Hobgoblin. The term was once specifically associated with a leader caste, or “head-goblin”. While that is indeed the case in some instances (hobgoblins leading goblin tribes), it has since been revised in citing a larger variant strain of the creatures. While they appear in many ways like their close cousins, the hobgoblin is larger (averaging at 6’ tall), broader and considerably more brutal than their lesser relatives. They are also adept at wielding two weapons at once, making them dangerously dexterous foes, and are markedly better miners and smiths, with their armors and weaponry on par with most Mannish fare. They are often led by orcs or bugbears (see below), or one of the more advantageous of their own kind.

Orc. A truly separate strain of goblin-kind is the orc (the name is supposedly derived from the Dwarvish nork or norker, meaning “foul (one)”. Their origin lies relatively recent to the others in that they were the product of the mad wizard Golgamed’s endeavor to create a servant race of creatures to attend his liege Jehar the Usurper at the fortress of Bad Galeth some 250 years prior. The fate of Bad Galeth, and that of Golgamed’s madness need not be recounted here, but it is important to say that while the experiment was ultimately a failure, it resulted in a proliferation of creatures that bred faster than any other of their kind and maintain a considerable number to the current day. Being the result of repugnant act of breeding goblins with heavily drugged human females (supposedly the females were first slain and partially devoured by the deviant creatures, until Golgamed devised a proper slurry of fungus, fecal matter, and grime which managed to convince the fiends that their prey was at least somewhat like their kind), but little did the wizard know that the final female subjects in question were, in fact, were-boars, which resulted in their mutant progeny bearing the porcine snout and jagged tusks associated with orcs today. They are likewise covered in a thin coat of wiry black hairs, thickest at the back and hindquarters, where the base of the spine results in a short tail. Like their cousins the hobgoblins, they stand around 6’ tall at full height, and many of them are as broadly built through selective breeding. Unlike their cousins, however, they are more prone to have other, “lesser” creatures perform acts such as armoring and smithing — enslaving the likes of other goblin tribes, or even Dwarven or Mannish thralls to tending to such menial business in their behalf. A curious subject is their hatred for Elves, being more inclined to slay them on sight than treat them as chattel like the other races. Some relate this to the Vale-elves’ participation in the Battle of Bad Galeth, but no obvious correlation can be made of this supposition. Elven flesh and organs are also considered among the greatest delicacies in the orcish diet, especially after elaborate and horrific torturing of the prey. Some old orcs are known to treat Elven blood not unlike fine wine and keep it in airtight casks for sharing in celebrations. They are viciously competitive, and the veterans of their many civil struggles are large tribes of keenly militaristic opportunists who strike fear in their many foes across Talamor.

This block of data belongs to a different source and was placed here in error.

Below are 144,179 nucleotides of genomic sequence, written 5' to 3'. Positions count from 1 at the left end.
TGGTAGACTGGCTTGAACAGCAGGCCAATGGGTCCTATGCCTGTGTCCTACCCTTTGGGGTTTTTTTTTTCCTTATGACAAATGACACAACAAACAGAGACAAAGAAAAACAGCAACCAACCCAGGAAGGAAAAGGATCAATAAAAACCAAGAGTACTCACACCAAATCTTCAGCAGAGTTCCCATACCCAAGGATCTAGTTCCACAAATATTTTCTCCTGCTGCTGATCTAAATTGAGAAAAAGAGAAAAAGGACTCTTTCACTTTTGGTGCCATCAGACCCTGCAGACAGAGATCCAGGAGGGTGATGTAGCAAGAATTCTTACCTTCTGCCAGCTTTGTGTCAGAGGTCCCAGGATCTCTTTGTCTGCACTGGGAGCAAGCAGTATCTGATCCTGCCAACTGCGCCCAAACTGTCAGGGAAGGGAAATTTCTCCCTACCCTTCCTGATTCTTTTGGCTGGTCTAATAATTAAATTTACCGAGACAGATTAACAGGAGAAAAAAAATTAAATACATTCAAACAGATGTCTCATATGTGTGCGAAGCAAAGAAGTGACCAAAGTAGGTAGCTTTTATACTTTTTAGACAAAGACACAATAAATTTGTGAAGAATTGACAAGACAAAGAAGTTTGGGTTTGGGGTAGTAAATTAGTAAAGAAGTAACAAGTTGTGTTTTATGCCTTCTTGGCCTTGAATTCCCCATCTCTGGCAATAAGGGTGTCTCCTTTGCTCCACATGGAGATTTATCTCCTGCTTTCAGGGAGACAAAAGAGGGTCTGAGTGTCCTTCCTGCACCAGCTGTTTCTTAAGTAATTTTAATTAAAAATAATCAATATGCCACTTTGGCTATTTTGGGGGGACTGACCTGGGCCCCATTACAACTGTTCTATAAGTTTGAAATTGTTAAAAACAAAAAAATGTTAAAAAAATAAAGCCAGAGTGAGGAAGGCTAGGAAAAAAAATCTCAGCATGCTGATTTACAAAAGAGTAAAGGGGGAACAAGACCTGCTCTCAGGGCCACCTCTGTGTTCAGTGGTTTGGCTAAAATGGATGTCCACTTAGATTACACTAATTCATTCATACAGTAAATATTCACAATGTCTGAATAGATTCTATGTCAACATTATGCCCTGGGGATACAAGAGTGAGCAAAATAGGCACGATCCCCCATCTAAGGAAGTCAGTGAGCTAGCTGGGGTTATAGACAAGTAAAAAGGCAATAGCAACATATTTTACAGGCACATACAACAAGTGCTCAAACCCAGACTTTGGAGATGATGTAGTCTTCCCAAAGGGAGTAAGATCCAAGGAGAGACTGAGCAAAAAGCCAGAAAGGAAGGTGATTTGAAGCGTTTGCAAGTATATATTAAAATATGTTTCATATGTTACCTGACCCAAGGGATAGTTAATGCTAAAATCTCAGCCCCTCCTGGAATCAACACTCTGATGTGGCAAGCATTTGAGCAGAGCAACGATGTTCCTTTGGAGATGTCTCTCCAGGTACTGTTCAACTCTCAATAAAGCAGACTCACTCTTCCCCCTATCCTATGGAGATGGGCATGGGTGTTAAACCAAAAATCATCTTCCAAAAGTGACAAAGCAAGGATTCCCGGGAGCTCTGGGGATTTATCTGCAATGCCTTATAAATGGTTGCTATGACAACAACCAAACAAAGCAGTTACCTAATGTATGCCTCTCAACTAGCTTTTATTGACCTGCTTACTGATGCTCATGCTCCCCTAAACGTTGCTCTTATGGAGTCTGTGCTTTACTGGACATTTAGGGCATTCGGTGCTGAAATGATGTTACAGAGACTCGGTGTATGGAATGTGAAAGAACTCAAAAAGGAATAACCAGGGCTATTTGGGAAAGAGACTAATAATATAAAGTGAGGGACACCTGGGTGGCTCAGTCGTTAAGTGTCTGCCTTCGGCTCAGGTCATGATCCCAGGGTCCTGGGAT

Bugbear. The largest of goblin-kind, they stand at a massive 7’ to 9’ tall, and are typically covered in a brackish fur. The name is from the Kedanic bu-gebur, meaning “lurker from below”. Not the most intelligent of their race, they nonetheless are remarkably dexterous for their size and are unrelenting once induced into attack. Some say they are the product of hobgoblins mating with giant-kind, such as ogres or ettins, but this remains to be undocumented and is guesswork. Regardless of their exact origin, when wielding heavy arms such as axes, spears, and morning-stars, they can be devastating when encountered. Their might is respected among even the orcs, who often enlist bugbears in the front lines as savage infantry among their troops.

The variety of urganach present in Talamor represent a significant threat to its free-peoples, not only due to their great number but to their cunning organization. This writing is thus put forward with the only sincere leverage against such a threat — that of knowledge. Only when we learn further of such races normally only seen through the rough lens of legend and lore can we come to understand their weaknesses and limitations.